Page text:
“’I can’t say any poems in front of my brothers,’ she said. Love poems would be seen by them as proof of an illicit relationship, for which Meena could be beaten or even killed.
“Pashtun poetry has long been a form of rebellion for Afghan women, belying the notion that they are submissive or defeated. Landai means ‘short, poisonous snake’ in Pashto, a language spoken on both sides of the Afghanistan-Pakistan border. The word also refers to two-line folk poems that can be just as lethal. Funny, sexy, raging, tragic, landai are safe because they are collective. No single person writes a landai; a woman repeats one, shares one. It is hers and not hers. Although men do recite them, almost all are cast in the voices of women. ‘Landai belong to women,’ Safia Siddiqi, a renowned Pashtun poet and former Afghan parliamentarian, said. ‘In Afghanistan, poetry is the women’s movement from the inside.’”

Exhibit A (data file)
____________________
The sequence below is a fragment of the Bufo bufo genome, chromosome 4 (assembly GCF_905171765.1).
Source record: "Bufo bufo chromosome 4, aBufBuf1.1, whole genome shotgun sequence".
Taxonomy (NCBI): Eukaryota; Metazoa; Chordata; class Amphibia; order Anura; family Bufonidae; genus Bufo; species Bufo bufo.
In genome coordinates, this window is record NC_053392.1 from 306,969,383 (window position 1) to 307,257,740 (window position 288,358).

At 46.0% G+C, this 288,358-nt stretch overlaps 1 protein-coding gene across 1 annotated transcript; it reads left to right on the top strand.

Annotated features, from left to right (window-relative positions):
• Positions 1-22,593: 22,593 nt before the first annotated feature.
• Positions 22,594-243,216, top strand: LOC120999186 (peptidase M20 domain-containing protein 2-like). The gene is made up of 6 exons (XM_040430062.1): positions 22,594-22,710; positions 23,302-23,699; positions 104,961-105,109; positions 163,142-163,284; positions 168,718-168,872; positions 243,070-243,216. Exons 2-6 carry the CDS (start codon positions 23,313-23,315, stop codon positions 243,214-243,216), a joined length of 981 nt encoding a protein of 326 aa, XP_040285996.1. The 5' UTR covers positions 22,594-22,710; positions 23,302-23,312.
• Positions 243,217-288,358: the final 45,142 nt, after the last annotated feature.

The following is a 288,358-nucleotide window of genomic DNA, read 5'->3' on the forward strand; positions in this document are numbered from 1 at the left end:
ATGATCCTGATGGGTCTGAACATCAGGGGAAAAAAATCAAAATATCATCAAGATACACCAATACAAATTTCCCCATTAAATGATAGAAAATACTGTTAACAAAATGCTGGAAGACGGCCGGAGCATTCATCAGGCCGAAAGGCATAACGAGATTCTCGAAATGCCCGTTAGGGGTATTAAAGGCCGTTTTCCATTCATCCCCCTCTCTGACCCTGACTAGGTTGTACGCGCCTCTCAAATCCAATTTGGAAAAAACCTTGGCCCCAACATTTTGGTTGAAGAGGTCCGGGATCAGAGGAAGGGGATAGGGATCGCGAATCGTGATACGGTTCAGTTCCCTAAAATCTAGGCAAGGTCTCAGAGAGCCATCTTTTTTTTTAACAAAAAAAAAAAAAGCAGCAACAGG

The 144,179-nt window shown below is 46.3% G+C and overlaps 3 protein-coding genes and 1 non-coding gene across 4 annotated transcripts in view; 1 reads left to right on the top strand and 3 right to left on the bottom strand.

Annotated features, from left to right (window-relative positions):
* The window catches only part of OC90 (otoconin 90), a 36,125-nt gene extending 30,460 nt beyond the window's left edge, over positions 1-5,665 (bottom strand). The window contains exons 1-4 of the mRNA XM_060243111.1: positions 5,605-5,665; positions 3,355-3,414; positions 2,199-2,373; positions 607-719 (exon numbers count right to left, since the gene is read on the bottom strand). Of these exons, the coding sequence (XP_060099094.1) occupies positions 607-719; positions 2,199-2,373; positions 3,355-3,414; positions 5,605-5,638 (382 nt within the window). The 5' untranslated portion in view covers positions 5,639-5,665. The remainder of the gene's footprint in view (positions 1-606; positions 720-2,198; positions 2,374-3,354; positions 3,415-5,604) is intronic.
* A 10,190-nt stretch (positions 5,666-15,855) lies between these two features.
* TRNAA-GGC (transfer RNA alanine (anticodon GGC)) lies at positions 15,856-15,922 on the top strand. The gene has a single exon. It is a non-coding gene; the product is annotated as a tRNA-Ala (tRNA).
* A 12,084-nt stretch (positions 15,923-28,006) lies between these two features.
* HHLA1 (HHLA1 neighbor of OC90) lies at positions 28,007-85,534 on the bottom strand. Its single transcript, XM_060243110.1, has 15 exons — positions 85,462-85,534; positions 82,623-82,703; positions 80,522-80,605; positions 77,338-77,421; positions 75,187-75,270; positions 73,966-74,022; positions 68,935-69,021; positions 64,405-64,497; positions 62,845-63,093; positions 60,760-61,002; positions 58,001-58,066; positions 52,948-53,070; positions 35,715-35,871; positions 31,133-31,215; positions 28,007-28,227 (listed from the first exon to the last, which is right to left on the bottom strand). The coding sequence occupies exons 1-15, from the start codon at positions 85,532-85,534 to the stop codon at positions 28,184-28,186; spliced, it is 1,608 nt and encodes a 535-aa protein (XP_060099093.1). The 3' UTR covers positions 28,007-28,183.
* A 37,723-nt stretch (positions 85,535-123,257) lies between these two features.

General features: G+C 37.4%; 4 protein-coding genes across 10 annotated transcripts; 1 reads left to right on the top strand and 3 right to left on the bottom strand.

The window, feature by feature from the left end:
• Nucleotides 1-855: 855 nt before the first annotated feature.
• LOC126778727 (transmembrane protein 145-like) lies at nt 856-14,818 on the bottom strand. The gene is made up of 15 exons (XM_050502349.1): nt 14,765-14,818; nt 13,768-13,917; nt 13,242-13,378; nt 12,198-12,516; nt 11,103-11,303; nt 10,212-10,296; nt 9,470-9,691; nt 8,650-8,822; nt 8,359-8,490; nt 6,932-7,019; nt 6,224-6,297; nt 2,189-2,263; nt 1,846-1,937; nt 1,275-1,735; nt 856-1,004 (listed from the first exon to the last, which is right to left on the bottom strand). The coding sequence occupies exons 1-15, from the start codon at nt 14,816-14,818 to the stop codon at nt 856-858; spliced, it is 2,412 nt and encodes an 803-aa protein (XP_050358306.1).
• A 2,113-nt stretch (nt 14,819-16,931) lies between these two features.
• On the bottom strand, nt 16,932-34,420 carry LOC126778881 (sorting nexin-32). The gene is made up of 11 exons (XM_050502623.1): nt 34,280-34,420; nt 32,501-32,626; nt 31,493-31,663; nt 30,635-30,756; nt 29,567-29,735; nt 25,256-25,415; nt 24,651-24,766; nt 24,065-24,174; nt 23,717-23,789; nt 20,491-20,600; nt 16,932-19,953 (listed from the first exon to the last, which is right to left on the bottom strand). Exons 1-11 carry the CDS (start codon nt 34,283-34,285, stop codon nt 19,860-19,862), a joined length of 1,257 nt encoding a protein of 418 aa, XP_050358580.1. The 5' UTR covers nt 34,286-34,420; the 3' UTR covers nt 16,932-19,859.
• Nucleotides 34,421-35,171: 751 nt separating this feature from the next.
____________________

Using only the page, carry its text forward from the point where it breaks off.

In rural Afghan villages, education remains beyond the reach of most young women and girls. While the U.S. and its allies have made significant gains elsewhere in Afghan women’s rights, young rural women still face a significant uphill battle against violence and oppression. The article’s discussion of landai is a refreshing glimpse into the independent, soulful, and sometimes bawdy tradition of women and poetry in rural Afghanistan’s strict post-Taliban society. But it also demonstrates just how precarious life remains for Afghan women, even as U.S. troops prepare to withdraw.